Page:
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2019 General Election

Discussion in 'General Chat' started by Tilly, Aug 28, 2019.

  1. proactive

    proactive Behind you with a big stick!

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    Your rose tinted glasses have obviously been painted over bright red. Since when has nationalisation meant successes and efficiency?

    Was it the railways? No, They were crap.

    Was it British Leyland? No that was irreversibly brought to its knees.

    Perhaps the steel industry? Nope that didn't work either.

    Nationalisation is one of those ideas that seems good in principle but end in dismal failure. Well, in this country at least, comrade.

    Except with regard to the NHS, which though far from perfect, mainly due to a lack of money, is far better of than it would be if sold off to the yanks.
     
  2. BobClay

    BobClay Well-Known Forumite

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    When you pull off a heist, probably the greatest heist in all of history !! That is, Thatcher selling off the country's infrastructure to her acolytes at a knock down price (electricity, water, gas, telecommunications etc etc) … well … you have to expect the members of the heist gang to start falling out over the spoils at some later date.

    A classic cliché of the heist movie. :eek::buddy:
     
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  3. Gramaisc

    Gramaisc Forum O. G.

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    Let us 'sell' off the military, the police, the road network, the civil service, the councils, schools, the fire service, etc?

    Channel 4 seems reasonably successful as a nationalised creation - and Rolls Royce (1971) Ltd lasted sixteen successful years as a nationalised industry after a private disaster.

    Let's sell the BBC to Rupert Murdoch?

    "Nationalised is bad" is just dogma.
     
  4. BobClay

    BobClay Well-Known Forumite

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    And if the railways and British steel have improved under private ownership (they had to take back the rail network because the bodies they were shovelling up after rail disasters caused by bad maintenance became embarrassing,) then there must be a new definition of success.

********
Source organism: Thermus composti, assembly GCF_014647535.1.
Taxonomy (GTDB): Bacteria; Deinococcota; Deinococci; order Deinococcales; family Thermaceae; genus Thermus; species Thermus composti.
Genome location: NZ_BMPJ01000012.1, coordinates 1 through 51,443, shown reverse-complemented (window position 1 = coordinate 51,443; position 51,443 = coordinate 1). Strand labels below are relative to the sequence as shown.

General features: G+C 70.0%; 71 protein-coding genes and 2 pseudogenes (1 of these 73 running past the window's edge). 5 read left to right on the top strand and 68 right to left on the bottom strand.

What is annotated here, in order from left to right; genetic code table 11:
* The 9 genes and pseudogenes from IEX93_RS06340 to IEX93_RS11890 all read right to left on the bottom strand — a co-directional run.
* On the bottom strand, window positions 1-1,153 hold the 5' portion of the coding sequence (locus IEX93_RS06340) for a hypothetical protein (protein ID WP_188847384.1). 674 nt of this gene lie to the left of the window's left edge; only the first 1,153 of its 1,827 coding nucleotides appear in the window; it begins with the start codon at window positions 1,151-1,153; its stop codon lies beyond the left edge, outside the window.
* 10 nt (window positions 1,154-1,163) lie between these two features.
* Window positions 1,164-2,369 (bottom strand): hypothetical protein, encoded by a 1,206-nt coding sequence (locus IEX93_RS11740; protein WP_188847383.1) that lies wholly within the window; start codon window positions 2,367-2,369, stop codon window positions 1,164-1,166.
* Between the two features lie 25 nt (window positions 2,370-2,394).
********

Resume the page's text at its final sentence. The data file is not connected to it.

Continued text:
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  5. Mikinton

    Mikinton Well-Known Forumite

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    Indeed.

    While I've no wish to own a car producer or a steel works - I could always buy shares in them if I did - "networky" things like the railways, the postal service and broadband seem to lend themselves to being run centrally.

    Nationalisation? Bring it on ( just don't get carried away).
     
  6. Noah

    Noah Well-Known Forumite

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    And the main problem with all of them was the ridiculous accounting system used by the Treasury. With normal business accounting systems most of the nationalised would have appeared profitable or nearly so.
     
  7. Mikinton

    Mikinton Well-Known Forumite

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    That sounds interesting. Any chance of a link so I can read up on it? TIA.
     
  8. BobClay

    BobClay Well-Known Forumite

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    Ahhh if only these big corporations would abandon this performance related pay bollocks and resort to far better management techniques and incentives.
    They knew how to do it back in the day …. :heyhey:

     
  9. Withnail

    Withnail Well-Known Forumite

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    Direct subsidy of the Rail network costs £5 billion annually, 200% more than when it was Nationalised...

    [​IMG]
     
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  10. Tilly

    Tilly Well-Known Forumite

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    I was in Pizza Express and ordered a deep pan with extra sweat and doe balls

    It's called the Donkey Dick, the politicians friend
     
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  11. Cue

    Cue Well-Known Forumite